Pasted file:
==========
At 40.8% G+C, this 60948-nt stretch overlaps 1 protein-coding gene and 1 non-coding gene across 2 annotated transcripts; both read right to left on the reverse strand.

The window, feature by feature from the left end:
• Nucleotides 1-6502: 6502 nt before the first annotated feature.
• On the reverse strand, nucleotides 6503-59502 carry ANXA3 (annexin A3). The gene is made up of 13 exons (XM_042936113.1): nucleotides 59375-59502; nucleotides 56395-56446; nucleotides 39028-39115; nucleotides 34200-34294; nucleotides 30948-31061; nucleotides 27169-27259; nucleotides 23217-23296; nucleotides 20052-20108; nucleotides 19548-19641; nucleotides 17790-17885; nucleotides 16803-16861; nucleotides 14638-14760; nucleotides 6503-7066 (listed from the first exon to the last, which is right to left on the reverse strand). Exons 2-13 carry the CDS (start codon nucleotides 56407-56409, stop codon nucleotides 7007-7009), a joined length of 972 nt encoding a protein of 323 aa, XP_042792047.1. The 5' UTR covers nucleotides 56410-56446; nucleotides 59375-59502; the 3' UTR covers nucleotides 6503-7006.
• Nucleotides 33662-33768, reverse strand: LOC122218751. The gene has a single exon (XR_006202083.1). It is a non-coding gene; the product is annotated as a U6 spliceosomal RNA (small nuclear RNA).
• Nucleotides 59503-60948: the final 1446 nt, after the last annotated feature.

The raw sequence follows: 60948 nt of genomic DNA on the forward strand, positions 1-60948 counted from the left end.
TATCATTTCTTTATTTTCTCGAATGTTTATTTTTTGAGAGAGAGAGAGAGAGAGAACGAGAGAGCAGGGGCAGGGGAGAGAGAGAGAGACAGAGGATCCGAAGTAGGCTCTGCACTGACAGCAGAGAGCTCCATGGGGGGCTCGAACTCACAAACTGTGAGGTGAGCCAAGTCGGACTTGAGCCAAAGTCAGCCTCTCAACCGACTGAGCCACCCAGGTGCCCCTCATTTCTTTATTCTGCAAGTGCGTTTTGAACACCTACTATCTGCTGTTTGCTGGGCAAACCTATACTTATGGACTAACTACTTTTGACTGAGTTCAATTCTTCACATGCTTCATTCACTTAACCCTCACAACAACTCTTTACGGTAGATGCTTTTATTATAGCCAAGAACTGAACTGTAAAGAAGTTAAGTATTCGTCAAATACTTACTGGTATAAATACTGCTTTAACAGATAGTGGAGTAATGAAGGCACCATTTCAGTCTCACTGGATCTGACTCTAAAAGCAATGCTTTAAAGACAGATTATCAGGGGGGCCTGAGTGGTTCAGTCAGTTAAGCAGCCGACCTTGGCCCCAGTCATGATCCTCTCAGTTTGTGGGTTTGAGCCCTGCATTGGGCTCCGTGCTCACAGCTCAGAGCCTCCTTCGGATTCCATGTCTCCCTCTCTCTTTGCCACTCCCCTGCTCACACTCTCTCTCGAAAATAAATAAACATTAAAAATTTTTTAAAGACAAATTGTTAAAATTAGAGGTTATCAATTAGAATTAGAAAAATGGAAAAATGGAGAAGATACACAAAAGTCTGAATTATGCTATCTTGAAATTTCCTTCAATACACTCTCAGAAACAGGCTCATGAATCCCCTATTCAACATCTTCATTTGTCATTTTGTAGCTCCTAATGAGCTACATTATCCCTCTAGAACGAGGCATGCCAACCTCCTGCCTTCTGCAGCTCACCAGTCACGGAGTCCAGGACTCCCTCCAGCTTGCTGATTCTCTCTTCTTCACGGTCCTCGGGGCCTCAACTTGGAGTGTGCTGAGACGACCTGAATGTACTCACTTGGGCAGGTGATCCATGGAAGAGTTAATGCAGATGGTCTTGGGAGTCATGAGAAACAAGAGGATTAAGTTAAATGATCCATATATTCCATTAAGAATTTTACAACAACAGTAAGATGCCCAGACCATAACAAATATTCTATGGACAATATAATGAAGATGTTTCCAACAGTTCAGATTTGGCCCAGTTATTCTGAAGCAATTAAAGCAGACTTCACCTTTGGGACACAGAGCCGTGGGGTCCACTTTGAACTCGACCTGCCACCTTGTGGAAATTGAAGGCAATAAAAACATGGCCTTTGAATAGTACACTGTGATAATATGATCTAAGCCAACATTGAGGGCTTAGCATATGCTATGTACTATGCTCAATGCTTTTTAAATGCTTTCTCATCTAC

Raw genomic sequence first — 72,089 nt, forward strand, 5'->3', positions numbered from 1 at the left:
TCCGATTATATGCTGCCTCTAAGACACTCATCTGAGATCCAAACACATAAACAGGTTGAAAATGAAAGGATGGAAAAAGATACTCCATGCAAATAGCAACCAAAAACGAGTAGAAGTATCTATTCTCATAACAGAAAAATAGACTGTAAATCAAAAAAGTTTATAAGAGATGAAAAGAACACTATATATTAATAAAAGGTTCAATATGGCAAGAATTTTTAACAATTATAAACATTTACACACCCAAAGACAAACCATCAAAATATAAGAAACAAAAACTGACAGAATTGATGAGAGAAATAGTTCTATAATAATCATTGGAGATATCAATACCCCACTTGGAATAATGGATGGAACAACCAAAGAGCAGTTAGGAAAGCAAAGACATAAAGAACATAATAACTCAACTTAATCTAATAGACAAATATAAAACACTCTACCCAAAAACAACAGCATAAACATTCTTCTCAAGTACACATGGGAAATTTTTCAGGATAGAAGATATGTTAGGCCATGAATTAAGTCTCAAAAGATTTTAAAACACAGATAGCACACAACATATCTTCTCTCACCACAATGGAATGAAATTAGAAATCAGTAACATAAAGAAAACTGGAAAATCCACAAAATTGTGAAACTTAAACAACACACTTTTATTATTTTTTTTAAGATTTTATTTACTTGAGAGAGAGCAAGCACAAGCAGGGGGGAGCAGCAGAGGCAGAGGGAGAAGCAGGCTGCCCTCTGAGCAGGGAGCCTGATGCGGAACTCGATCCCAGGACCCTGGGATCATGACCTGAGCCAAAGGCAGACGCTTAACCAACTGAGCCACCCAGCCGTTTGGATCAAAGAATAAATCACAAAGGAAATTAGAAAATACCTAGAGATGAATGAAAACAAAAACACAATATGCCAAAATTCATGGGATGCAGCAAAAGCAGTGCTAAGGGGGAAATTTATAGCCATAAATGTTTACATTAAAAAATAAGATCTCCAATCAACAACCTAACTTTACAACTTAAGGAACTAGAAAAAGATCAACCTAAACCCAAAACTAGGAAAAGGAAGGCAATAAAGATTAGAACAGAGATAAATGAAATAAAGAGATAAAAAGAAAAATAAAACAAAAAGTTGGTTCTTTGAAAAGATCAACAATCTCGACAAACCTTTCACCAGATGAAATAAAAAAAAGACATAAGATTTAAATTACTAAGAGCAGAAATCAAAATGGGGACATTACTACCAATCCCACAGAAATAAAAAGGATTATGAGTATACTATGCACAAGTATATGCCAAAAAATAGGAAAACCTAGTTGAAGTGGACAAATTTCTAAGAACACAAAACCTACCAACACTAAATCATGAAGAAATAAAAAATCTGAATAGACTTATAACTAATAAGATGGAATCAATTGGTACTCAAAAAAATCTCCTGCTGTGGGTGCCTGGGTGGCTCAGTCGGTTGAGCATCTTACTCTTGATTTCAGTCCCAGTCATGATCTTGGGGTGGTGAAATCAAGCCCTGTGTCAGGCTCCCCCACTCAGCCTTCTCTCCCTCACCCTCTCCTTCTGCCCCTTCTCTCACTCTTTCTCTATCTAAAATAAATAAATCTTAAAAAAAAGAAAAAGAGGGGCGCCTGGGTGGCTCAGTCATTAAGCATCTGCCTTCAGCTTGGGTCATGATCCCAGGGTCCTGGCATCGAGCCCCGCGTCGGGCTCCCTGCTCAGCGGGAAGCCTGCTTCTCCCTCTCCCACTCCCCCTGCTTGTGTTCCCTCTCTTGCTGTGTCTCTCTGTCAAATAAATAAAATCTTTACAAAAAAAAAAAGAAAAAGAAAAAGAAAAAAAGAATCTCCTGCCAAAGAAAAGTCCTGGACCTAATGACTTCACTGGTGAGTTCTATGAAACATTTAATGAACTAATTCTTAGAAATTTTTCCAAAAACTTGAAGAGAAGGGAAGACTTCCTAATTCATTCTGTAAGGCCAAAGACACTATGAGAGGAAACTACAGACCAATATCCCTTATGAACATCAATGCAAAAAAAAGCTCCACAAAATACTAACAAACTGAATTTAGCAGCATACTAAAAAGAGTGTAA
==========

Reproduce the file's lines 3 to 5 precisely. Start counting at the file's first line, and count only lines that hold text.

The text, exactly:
• Nucleotides 1-6502: 6502 nt before the first annotated feature.
• On the reverse strand, nucleotides 6503-59502 carry ANXA3 (annexin A3). The gene is made up of 13 exons (XM_042936113.1): nucleotides 59375-59502; nucleotides 56395-56446; nucleotides 39028-39115; nucleotides 34200-34294; nucleotides 30948-31061; nucleotides 27169-27259; nucleotides 23217-23296; nucleotides 20052-20108; nucleotides 19548-19641; nucleotides 17790-17885; nucleotides 16803-16861; nucleotides 14638-14760; nucleotides 6503-7066 (listed from the first exon to the last, which is right to left on the reverse strand). Exons 2-13 carry the CDS (start codon nucleotides 56407-56409, stop codon nucleotides 7007-7009), a joined length of 972 nt encoding a protein of 323 aa, XP_042792047.1. The 5' UTR covers nucleotides 56410-56446; nucleotides 59375-59502; the 3' UTR covers nucleotides 6503-7006.
• Nucleotides 33662-33768, reverse strand: LOC122218751. The gene has a single exon (XR_006202083.1). It is a non-coding gene; the product is annotated as a U6 spliceosomal RNA (small nuclear RNA).